The Saudi-led military coalition in Yemen has carried out air strikes on capital Sana'a as retaliation for Houthi drone attacks on Saudi oil installations.
The Saudi-led military coalition in Yemen has carried out air strikes on the Houthi-held capital Sana'a after the Iran-aligned movement claimed responsibility for drone attacks on Saudi oil installations.
The strikes on Thursday targeted nine military sites in and around the city.
Rubble filled a populated street lined by mud-brick houses, a Reuters journalist on the scene said. A crowd of men lifted the body of a women, wrapped in a white shroud, into an ambulance.
The Houthi-run Masirah TV quoted the Houthi health ministry as saying six civilians, including four children, had been killed and 52 wounded, including two Russian women working in the health sector.
A coalition statement carried by Saudi-owned Al Arabiya TV said the Sunni Muslim alliance struck military bases and facilities and weapons storage sites.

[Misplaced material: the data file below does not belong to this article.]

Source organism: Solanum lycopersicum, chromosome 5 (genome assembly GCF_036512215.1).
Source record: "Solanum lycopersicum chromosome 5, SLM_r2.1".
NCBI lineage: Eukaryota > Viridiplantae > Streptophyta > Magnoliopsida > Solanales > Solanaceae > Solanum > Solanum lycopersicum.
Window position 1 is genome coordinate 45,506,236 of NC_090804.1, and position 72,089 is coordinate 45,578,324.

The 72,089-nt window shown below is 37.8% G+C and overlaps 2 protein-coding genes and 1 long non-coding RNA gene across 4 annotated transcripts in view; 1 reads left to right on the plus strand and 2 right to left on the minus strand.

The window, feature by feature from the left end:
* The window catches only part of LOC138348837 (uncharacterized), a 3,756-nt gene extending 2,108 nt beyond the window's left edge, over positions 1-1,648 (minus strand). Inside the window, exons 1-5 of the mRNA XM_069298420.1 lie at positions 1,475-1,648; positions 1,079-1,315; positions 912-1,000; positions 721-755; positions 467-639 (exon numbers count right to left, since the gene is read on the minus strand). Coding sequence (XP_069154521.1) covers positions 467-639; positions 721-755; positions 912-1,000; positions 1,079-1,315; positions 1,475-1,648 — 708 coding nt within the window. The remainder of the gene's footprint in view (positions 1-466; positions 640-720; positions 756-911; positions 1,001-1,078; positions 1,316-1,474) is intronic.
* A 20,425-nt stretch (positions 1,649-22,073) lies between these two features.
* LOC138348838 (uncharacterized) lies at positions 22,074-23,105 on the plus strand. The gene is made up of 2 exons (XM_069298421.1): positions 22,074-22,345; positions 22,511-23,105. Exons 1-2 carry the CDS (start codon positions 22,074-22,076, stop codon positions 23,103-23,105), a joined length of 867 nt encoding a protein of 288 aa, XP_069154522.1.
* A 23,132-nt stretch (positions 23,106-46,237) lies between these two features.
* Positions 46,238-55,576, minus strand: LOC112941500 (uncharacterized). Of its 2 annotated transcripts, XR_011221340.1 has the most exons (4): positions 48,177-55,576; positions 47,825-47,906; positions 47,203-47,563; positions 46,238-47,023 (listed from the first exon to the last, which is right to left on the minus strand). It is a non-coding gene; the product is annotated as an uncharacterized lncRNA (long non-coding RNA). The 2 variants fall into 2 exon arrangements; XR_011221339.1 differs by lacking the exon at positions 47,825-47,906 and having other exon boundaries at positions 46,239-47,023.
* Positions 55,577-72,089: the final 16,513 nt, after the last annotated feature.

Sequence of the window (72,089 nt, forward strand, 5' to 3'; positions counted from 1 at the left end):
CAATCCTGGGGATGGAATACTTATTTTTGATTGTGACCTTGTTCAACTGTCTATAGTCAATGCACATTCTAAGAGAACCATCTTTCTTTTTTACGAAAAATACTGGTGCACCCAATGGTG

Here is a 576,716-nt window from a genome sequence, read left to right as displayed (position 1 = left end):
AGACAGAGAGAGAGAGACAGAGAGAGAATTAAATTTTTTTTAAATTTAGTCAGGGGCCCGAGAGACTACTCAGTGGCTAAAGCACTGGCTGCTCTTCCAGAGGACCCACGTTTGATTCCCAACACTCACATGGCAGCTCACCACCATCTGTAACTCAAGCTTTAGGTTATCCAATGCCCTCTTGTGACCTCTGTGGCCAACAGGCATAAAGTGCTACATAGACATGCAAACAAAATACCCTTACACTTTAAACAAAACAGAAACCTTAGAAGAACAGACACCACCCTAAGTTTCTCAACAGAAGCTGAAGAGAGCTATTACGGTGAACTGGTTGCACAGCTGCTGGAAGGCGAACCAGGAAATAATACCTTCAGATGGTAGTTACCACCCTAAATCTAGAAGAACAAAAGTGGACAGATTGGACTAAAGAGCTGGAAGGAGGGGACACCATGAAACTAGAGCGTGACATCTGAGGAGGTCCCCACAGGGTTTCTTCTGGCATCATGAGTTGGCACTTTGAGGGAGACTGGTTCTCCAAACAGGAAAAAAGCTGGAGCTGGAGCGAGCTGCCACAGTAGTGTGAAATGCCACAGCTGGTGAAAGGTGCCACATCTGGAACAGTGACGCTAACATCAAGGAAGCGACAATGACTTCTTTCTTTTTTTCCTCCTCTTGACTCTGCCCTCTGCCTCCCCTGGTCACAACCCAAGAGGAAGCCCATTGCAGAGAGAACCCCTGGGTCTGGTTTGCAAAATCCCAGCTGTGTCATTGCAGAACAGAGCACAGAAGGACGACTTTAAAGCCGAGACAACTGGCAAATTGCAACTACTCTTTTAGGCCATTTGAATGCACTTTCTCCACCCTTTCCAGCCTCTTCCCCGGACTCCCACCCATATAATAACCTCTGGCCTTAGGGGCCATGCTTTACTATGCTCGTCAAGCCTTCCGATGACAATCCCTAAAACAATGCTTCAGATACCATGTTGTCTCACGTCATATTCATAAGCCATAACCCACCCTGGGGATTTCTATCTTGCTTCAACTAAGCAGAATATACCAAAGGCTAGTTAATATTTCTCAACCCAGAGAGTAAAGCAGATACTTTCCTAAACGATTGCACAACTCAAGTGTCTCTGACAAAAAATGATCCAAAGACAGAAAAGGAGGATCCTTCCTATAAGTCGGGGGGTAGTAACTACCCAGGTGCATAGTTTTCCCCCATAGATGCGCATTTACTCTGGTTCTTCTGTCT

"The sorties achieved its goals with full precision," the coalition said, having urged civilians to avoid those targets.
Sana'a has been held by the Houthi movement since it ousted the internationally recognised government of Abd-Rabbu Mansour Hadi from power in 2014.
Saudi Arabia's deputy defence minister on Thursday accused Iran of ordering Tuesday's armed drone attack on two oil pumping stations in the kingdom.
"The terrorist acts, ordered by the regime in Tehran and carried out by the Houthis, are tightening the noose around the ongoing political efforts," Prince Khalid bin Salman tweeted.
The Houthis said they were responsible for the attack, which did not disrupt oil output or exports. The group denies being a puppet of Tehran.
The coalition described the drone attack as a "war crime".
The United Arab Emirates said on Wednesday that the Western-backed coalition, of which it is a main member, would "retaliate hard" for any Houthi attacks on coalition targets.
The Sana'a air strikes and renewed fighting in Yemen's Hodeidah port - which breached a UN-sponsored truce in the Red Sea city - could complicate peace efforts to end the four-year war that has killed tens of thousands of people and pushed the country to the brink of famine.
The coalition, which receives arms and intelligence from Western nations, intervened in Yemen in 2015 to try to restore Hadi's Aden-based government.